5pm-6pm, Tuesday 11 February 2020
Room 423, Sir Alwyn Williams Building
Join us to mark the publication of Graduate Skills and Game-Based Learning (Palgrave), by Games & Gaming Lab co-director, Dr Matthew Barr.
There will be wine and nibbles, as well as an opportunity to play some of the games Matt talks about in the book!
About the book
This book explores the efficacy of game-based learning to develop university students’ skills and competencies. While writing on game-based learning has previously emphasised the use of games developed specifically for educational purposes, this book fills an important gap in the literature by focusing on commercial games including Portal 2, Borderlands 2, Lara Croft, Warcraft and Minecraft. Underpinned by robust empirical evidence, the author demonstrates that the current negative perception of video games is ill-informed, and in fact these games can be important tools to develop graduate skills related to employability. Speaking to very current concerns about the employability of higher education graduates and the skills that university is intended to develop, this book also explores the attitudes to game-based learning as expressed by instructors, students and game developers.
Matthew Barr is a lecturer at the University of Glasgow, UK, where he convened the university’s first game studies course and founded the peer reviewed student game studies journal Press Start. He is currently Programme Director for the Graduate Apprenticeship in Software Engineering, and a co-director of the University’s Games and Gaming Lab. He serves as Vice Chair of British DiGRA (the Digital Games Research Association) and as a Director & Trustee of the Scottish Game Developers Association. He is also the current Chair of the BAFTA Scotland Games Jury.
Graduate Skills and Game-Based Learning offers us a new tool for the heart and soul of graduate education, a tool for experimentation, risk-taking, creativity, and using failure as a form of learning. These are just the bits where we need the most help.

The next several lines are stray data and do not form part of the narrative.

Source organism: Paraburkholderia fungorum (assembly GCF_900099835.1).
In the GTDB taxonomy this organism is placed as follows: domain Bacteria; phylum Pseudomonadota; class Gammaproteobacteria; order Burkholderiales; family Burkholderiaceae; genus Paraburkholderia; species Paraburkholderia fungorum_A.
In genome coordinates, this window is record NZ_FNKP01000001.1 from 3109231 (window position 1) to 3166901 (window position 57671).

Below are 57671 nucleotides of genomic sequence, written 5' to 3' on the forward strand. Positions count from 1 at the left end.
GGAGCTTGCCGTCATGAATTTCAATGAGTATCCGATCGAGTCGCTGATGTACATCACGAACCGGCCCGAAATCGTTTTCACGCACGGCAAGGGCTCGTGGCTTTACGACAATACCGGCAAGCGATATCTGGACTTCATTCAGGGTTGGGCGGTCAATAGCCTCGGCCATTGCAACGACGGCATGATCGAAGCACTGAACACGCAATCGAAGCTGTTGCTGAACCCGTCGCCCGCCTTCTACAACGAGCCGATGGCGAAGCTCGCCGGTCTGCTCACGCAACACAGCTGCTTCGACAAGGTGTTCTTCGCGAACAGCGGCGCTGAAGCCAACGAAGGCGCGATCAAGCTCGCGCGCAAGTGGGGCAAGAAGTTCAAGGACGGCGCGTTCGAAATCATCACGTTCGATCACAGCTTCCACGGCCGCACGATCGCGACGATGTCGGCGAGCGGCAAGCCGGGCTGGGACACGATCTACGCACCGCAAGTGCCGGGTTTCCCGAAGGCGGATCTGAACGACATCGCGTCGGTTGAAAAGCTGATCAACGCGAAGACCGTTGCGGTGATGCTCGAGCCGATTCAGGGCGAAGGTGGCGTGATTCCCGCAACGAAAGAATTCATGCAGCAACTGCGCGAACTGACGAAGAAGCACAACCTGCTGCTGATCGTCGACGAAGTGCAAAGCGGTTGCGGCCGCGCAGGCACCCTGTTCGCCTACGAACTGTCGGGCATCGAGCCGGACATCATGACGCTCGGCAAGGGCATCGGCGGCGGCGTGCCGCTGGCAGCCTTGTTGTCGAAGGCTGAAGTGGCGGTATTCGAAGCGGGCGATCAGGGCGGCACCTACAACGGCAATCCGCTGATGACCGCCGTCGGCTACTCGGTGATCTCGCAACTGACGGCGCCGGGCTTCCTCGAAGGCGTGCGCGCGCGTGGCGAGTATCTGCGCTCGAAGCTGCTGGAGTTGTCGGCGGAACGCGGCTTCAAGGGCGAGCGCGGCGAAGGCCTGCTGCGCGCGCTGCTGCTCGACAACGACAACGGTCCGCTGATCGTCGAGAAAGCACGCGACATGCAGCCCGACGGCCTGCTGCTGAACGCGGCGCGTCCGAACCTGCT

— James Paul Gee, Mary Lou Fulton Presidential Professor of Literacy Studies, Regents’ Professor, Arizona State University
A compelling read for any faculty member who is considering whether and how to use games in their teaching. This book provides practical recommendations and robust research evidence about how students can learn important transferable skills through gaming.
— Professor Judy Robertson, Chair in Digital Learning, University of Edinburgh
This book provides a much needed foundation for games in learning, linking them explicitly to graduate attributes and pedagogic theory. Moving beyond potential and advocacy, Barr grounds the application in empirical research, while also clearly setting out the perspectives of educators and students. It provides a very insightful account of how games can be used effectively in higher education, and also the issues involved.
— Martin Weller, Professor of Educational Technology at the Open University, President of the Association for Learning Technology (ALT)
This work provides key insights to using games as pedagogical tools in graduate education, positioning games in the classroom, and understanding the views and opinions of graduate students in engaging with such efforts. It explores the themes of games as tools for inquiry and experiential learning in ways that are both grounded in relevant theory and wonderfully concrete for practicing educators. I have no doubt that this will prove to be an important work for those in the field.
— Andrew Phelps, Professor, Human Interface Technologies Laboratory, University of Canterbury, and Professor and Director, American University Game Lab